Families of Uvalde victims reach $2 million settlement with city

The families of children killed and injured in the 2022 mass shooting in Uvalde, Texas, have announced a $2 million (£1.57 million) settlement with the city, days before the anniversary of the massacre.

Nineteen children and two teachers were shot when an 18-year-old gunman opened fire at Robb Elementary School, and it took police more than an hour to arrest him.

Multiple lawsuits were filed against Uvalde police and local officials for what the Justice Department described as a chaotic and disorganized response.

The $2 million going to the families of the 17 children killed and the two who survived “demonstrates compassion and respect” without sinking the small city of Uvalde into bankruptcy, said their attorney, Josh Koskoff.

“The last thing they would want to do is inflict financial hardship on their friends and neighbors,” he said at a news conference Wednesday.

“There’s not enough money in this city,” he added.

A report from the Department of Justice published in january found that a “lack of urgency” plagued the response of more than 370 agents from various local, state and federal departments. They waited more than 70 minutes before confronting the culprit, who was eventually shot dead.

The agreement also includes additional training and “fitness for duty” standards for Uvalde police officers, mental health services for the community and the creation of a committee to coordinate a permanent memorial.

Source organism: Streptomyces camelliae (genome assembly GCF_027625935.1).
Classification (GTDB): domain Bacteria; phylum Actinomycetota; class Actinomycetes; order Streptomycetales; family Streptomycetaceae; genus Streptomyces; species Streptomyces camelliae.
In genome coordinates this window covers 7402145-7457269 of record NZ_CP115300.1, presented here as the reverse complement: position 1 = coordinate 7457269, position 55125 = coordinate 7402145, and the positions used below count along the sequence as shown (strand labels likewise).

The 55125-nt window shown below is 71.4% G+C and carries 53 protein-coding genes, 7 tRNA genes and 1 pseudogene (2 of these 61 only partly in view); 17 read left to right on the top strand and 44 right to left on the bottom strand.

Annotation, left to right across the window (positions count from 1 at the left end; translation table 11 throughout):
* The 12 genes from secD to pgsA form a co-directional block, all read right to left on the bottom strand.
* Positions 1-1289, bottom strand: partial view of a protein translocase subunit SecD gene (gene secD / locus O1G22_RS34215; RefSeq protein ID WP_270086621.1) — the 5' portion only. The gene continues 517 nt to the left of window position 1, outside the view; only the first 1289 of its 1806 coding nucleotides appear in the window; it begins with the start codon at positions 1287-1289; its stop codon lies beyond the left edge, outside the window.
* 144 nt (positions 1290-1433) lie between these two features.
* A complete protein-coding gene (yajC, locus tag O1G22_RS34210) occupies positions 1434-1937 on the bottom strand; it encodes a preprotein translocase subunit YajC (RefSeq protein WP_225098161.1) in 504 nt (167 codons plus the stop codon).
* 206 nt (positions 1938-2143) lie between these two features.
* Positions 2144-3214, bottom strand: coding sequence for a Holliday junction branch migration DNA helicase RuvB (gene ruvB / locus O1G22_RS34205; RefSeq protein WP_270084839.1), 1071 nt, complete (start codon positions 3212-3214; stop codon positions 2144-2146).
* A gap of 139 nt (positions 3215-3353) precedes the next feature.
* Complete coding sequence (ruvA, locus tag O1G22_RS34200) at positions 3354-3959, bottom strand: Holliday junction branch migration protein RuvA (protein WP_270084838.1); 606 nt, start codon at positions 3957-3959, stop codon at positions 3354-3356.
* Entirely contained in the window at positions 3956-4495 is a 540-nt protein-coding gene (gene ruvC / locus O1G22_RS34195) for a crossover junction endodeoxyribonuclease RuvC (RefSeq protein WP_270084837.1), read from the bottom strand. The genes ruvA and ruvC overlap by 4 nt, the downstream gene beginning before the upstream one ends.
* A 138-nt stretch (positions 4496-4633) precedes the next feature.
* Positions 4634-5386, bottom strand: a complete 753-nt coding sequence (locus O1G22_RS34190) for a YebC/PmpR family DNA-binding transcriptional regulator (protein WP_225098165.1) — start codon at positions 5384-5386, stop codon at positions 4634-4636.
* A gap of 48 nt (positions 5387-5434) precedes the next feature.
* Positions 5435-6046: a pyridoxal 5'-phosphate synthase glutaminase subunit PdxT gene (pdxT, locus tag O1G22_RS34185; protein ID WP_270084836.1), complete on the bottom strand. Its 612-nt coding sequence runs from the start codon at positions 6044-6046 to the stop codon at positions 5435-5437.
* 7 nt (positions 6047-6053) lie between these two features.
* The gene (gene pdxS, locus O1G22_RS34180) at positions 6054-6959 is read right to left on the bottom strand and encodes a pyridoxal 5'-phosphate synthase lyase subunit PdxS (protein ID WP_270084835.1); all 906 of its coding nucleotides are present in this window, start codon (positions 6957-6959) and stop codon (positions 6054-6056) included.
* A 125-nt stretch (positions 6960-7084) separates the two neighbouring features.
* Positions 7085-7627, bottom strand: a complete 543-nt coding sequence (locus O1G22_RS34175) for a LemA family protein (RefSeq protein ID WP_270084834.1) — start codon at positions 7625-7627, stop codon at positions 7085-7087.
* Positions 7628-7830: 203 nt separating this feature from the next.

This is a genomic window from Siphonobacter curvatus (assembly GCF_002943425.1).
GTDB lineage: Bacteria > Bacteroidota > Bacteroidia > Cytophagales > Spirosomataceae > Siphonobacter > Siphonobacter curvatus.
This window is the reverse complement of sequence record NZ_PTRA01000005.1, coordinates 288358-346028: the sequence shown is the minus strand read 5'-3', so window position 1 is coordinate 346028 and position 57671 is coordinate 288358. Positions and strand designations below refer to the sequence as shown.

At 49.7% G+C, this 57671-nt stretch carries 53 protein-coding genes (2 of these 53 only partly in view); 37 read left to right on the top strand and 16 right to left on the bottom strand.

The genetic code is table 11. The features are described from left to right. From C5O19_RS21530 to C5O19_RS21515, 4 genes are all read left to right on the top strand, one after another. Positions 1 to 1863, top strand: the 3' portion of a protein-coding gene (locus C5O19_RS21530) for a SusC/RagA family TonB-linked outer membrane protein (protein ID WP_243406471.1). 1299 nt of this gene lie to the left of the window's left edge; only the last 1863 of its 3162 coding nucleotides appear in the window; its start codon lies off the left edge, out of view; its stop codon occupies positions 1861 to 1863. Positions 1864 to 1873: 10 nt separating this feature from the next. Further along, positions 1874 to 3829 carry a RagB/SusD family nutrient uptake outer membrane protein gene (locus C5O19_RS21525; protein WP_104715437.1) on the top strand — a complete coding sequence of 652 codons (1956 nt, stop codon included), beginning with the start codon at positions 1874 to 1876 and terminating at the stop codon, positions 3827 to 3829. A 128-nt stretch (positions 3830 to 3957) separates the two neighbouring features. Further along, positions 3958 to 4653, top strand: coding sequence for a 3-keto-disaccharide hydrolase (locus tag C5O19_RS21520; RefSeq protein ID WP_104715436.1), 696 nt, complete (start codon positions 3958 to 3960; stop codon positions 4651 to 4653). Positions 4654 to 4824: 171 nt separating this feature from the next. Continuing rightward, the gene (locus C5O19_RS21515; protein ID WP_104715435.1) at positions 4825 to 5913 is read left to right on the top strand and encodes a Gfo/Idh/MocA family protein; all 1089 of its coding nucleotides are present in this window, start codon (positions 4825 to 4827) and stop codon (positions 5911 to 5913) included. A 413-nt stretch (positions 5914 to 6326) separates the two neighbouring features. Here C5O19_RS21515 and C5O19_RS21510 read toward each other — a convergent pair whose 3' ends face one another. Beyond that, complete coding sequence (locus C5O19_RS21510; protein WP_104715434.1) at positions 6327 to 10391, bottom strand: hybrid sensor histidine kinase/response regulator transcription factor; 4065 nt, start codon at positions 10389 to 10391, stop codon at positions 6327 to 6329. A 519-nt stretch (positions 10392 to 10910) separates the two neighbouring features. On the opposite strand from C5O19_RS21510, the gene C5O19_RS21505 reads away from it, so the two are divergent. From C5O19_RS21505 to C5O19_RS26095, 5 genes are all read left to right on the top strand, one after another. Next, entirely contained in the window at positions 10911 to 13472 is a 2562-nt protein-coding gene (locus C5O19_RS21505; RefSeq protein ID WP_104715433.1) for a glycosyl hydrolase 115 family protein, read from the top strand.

Additionally, the families announced they will take new legal action against 92 individual state Department of Public Safety officers for “shocking and extensive failures” during the response to the shooting.

Koskoff, who previously represented relatives of the 2012 Sandy Hook shooting, said the state of Texas has “done absolutely nothing” to help Uvalde and “blamed less-equipped local officers” for what happened.

The lawsuit also names the local school district, then-principal Mandy Gutierrez and former school police chief Pedro Arredondo as defendants.

“There was an obvious failure on May 24. Everyone saw it,” said Javier Cazares, whose nine-year-old daughter Jackie was killed in the shooting.

“The time has come to do the right thing,” he added.

Looking ahead, Koskoff said a separate lawsuit would be filed against the federal government for its alleged failures during the response.

The Justice Department’s 600-page report found that police had failed to understand that there was an active shooter and that there were “cascading failures of leadership, decision-making, tactics, policies and training.”

The report also described “great confusion, lack of communication, lack of urgency and lack of control of the incident” as the shooting unfolded.

A separate report, commissioned by the city and released in March, found that the officers had acted in good faith and had not committed serious acts of misconduct.

That investigation sparked a furious response from some of the victims’ families.

The Uvalde District Attorney’s Office is also investigating the police response as a criminal matter, and a grand jury was convened earlier this year.

Several officials have been called to testify in that investigation.

Uvalde Schools Police Chief Joshua Gutierrez submitted his resignation Wednesday, less than two years after his predecessor, Arredondo, was fired for his inaction during the response to the shooting.

No reason was given for Mr. Gutiérrez’s resignation.

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